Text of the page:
CVPR 2020

Challenges and Promises of

Inferring Emotion from Images and Video

When: June 15, 2020

Where: Seattle, WA

Paper Submission Deadline: March 19, 2020 (11:59 pm PST)

Notification to authors: April 14, 2020

Camera Ready Deadline: April 20, 2020


Keynotes and Orals are served asynchronously.
If you do not have CVPR 2020 registration, please check our YouTube Playlist, which will be updated throughout June 15th.
If you have questions to the speakers, please submit your questions here.
We will answer your questions during our Discussion session (11:30am-12:15pm PDT, June 15 at Zoom Entrance).

8:30 am [talk&slide] Welcom message from the chairs
8:45 am [talk&slide] Invited speaker: Lisa Feldman Barrett
9:30 am [talk&slide] Invited speaker: Ralph Adolph
10:15 am Coffee break
10:45 am [talk&slide] Invited speaker: Racheal Jack
11:30 am [Zoom Entrance] Discussion. Please join us live for Q&A and discussion with all speakers.
12:15 pm Lunch break
1:15 pm [talk&slide] Summary of the EmotioNet challenge and results 2017-2020
Qianli Feng
1:30 pm [talk&slide] 1st place in the 2020 EmotioNet challenge:
TAL EmotioNet Challenge 2020 Rethinking the Model Chosen Problem in Multi-Task Learning
Pengcheng Wang, Zihao Wang, Zhilong Ji, Xiao Liu, Songfan Yang, and Zhongqin Wu
1:45 pm [talk&slide] 2nd place in the 2020 EmotioNet challenge:
Facial Action Unit Recognition in the Wild with Multi-Task CNN Self-Training for the EmotioNet Challenge
Philipp Werner, Frerk Saxen, and Ayoub Al-Hamadi
2:00 pm [talk&slide] 3rd place in the 2020 EmotioNet challenge:
Multiple Transfer Learning and Multi-label Balanced Training Strategies for Facial AU Detection In the Wild
Sijie Ji, Kai Wang, Xiaojiang Peng, Jianfei Yang, Zhaoyang Zeng, and Yu Qiao
2:15 pm Coffee Break
2:30 pm [talk&slide] Invited speaker: Agata Laperdiza
3:15 pm Coffee Break
3:30 pm [talk&slide] Challenges in Recognizing Spontaneous and Intentionally Expressed Reactions to Positive and Negative Images
Jennifer Healey, Haoliang Wang, and Niyati Chhaya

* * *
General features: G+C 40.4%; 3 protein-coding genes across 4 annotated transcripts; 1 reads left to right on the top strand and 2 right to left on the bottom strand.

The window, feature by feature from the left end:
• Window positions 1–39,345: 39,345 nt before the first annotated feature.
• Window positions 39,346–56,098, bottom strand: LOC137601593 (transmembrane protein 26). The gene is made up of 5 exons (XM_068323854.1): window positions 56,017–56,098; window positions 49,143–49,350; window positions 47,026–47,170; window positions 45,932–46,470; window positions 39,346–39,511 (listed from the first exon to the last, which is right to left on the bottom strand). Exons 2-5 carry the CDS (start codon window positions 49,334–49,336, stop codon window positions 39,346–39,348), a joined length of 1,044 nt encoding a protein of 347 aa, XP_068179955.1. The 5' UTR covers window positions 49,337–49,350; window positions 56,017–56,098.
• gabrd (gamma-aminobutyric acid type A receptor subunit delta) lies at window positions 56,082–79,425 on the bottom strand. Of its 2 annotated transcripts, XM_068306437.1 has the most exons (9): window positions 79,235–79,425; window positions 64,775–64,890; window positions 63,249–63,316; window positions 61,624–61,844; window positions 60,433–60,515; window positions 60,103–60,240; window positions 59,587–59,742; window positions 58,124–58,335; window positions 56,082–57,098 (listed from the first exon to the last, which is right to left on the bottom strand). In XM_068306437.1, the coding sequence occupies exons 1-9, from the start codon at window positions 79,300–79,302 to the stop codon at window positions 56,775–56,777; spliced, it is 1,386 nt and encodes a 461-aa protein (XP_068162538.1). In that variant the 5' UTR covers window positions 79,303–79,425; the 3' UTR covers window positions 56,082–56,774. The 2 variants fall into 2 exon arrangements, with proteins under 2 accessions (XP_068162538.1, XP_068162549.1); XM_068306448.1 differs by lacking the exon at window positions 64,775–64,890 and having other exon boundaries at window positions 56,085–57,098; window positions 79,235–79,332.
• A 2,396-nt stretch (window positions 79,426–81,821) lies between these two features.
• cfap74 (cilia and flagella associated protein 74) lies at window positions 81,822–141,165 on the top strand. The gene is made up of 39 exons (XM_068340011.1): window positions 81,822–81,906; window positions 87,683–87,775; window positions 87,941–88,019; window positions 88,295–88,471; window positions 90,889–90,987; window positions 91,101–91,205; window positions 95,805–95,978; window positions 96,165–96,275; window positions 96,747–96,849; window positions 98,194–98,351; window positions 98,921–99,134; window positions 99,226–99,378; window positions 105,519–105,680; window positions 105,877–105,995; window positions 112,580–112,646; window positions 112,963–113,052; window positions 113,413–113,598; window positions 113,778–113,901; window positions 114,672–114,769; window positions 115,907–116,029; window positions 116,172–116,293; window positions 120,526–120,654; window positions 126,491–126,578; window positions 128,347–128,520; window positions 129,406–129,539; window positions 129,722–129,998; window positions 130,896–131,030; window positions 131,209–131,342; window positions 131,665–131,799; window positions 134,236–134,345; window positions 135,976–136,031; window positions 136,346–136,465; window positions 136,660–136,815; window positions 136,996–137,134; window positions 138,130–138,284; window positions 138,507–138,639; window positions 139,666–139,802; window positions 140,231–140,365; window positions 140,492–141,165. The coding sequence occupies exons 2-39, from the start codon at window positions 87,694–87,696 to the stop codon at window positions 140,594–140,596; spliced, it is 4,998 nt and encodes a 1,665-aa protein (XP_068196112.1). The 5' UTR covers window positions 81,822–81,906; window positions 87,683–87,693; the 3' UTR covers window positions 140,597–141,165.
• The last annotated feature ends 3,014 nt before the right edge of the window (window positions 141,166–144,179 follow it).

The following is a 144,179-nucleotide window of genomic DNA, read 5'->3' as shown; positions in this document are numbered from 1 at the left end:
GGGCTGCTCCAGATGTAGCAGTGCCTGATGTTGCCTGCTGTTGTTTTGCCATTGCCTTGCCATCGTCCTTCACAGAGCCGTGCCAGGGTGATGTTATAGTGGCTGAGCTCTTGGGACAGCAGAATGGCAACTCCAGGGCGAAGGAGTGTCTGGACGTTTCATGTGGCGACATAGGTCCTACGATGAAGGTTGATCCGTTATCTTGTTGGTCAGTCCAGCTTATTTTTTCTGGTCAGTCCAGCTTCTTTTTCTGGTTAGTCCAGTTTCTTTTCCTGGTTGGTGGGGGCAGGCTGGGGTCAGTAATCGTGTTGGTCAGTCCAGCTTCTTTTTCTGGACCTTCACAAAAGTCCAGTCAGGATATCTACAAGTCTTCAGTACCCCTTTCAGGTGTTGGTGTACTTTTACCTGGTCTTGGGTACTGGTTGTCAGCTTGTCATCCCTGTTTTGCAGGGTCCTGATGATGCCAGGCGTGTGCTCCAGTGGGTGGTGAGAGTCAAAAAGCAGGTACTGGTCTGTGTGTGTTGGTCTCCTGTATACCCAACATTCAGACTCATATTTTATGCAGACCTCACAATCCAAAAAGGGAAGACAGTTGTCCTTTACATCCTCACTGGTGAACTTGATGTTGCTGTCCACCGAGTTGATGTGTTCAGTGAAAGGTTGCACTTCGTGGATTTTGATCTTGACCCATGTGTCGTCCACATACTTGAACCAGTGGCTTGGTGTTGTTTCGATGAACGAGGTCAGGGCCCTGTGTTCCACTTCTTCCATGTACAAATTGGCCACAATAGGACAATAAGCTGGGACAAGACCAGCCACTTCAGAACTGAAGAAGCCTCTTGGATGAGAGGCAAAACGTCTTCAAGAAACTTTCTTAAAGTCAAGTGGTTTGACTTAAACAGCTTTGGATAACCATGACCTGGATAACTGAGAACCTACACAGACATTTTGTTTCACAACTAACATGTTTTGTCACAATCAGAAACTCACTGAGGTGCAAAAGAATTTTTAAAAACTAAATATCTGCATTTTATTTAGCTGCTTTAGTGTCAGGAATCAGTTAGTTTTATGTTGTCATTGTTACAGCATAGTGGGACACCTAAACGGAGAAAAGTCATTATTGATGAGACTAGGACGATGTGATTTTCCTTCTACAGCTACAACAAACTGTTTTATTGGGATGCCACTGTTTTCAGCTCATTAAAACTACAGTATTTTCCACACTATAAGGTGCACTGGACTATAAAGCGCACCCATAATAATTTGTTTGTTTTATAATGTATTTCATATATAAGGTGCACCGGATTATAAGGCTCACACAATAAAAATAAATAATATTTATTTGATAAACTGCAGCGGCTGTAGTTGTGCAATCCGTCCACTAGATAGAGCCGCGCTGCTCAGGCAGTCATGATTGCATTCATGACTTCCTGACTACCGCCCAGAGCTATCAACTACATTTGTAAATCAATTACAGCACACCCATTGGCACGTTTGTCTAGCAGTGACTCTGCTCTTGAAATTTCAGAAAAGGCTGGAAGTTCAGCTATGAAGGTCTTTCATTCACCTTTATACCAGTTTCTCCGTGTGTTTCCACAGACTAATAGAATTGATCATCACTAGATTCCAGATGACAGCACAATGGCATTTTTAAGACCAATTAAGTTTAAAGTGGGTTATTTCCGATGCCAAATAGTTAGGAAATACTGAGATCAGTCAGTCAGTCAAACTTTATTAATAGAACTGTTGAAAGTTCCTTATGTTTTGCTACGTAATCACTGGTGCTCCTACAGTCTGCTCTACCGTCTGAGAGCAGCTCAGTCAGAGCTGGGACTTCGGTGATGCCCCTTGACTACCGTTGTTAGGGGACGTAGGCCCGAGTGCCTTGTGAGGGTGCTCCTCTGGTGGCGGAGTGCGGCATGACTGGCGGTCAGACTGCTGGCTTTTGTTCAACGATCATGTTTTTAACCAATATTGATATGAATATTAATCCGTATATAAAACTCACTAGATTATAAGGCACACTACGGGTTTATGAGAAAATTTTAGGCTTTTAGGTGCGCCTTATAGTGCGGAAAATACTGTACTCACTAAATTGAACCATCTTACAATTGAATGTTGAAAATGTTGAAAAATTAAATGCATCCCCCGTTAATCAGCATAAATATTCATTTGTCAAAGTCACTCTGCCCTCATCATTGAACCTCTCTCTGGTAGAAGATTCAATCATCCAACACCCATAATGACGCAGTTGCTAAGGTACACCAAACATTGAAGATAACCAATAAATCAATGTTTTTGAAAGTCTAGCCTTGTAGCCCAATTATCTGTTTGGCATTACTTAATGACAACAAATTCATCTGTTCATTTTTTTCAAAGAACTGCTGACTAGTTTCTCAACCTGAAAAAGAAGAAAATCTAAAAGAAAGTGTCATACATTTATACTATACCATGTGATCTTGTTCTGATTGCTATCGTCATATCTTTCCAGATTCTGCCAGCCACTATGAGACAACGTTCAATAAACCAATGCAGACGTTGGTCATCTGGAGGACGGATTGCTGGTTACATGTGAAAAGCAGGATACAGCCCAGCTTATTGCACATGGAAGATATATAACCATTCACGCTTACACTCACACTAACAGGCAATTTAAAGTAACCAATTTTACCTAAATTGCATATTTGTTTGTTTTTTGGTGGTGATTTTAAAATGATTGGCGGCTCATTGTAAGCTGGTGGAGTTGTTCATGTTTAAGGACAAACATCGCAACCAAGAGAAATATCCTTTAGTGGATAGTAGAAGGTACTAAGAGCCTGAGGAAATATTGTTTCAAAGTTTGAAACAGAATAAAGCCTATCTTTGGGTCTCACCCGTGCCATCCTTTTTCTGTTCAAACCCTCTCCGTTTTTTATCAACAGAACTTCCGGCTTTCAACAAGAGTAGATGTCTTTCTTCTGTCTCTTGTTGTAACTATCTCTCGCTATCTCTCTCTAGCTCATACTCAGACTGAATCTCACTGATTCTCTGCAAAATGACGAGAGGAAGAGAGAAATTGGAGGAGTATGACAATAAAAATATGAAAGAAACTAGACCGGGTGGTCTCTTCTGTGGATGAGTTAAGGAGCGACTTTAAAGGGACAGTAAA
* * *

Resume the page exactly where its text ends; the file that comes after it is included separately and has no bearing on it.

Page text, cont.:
3:45 pm [talk&slide] Discriminant Distribution-Agnostic Loss for Facial Expression Recognition in the Wild
Amir Hossein Farzaneh, and Xiaojun Qi
4:00 pm [talk&slide] Predicting Sentiments in Image Advertisements using Semantic Relations among Sentiment Labels
Stephen Philip Pilli, Manasi Patwardhan, Niranjan Pedanekar, and Shirish Karande
4:15 pm [Zoom Entrance] Final Remarks


There is a disconnect between what computer vision (and AI) researchers think emotions are and how they are conveyed through facial expressions and body pose, and what the actual science tells us.

Take faces as an example. Undoubtedly, faces offer information that helps us navigate our social world, influence whom we love, and determine who we trust or who we believe to be guilty of a crime. But to what extent does an individual’s face reveal the person’s internal emotions? To what extent (and how) can we design computer vision systems to accurately interpret an emotion or intention from a raised eyebrow, a curled lip, or a narrowed eye? And to what degree are these visual cues influenced by body pose and context?

Recent research shows that faces or body expressions alone are insufficient to perform a reverse inference of image to emotion, and that context, personal believes, and cultural must be accounted for. This workshop will present these limitations and examine several alternative approaches to successfully interpret the emotion and intent of others.

Invited Speakers


Prof. Lisa Feldman Barrett

University Distinguished Professor of psychology at Northeastern University, with appointments at Harvard Medical School and Massachusetts General Hospital in psychiatry and radiology.


Prof. Agata Lapedriza Garcia

Associate professor, Universitat Oberta de Catalunya (Barcelona).


Prof. Ralph Adolphs

Bren Professor of Psychology, Neuroscience, and Biology; Allen V. C. Davis and Lenabelle Davis Leadership Chair, Caltech Brain Imaging Center; Director, Caltech Brain Imaging Center.


Prof. Rachael Jack

Reader at University of Glasgow; and associate member of the Institute of Neuroscience and Psychology.

Topics of Interests

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Submission Guidelines

All submissions will be handled electronically via the conference's CMT Website. By submitting a paper, the authors agree to the policies stipulated in this website.

Papers are limited to eight pages, including figures and tables, in the CVPR style. Additional pages containing only cited references are allowed. Please refer to the following files for detailed formatting instructions:

Papers that are not properly anonymized, or do not use the template, or have more than eight pages (excluding references) will be rejected without review.

Your submission must follow the CVPR guidelines given here.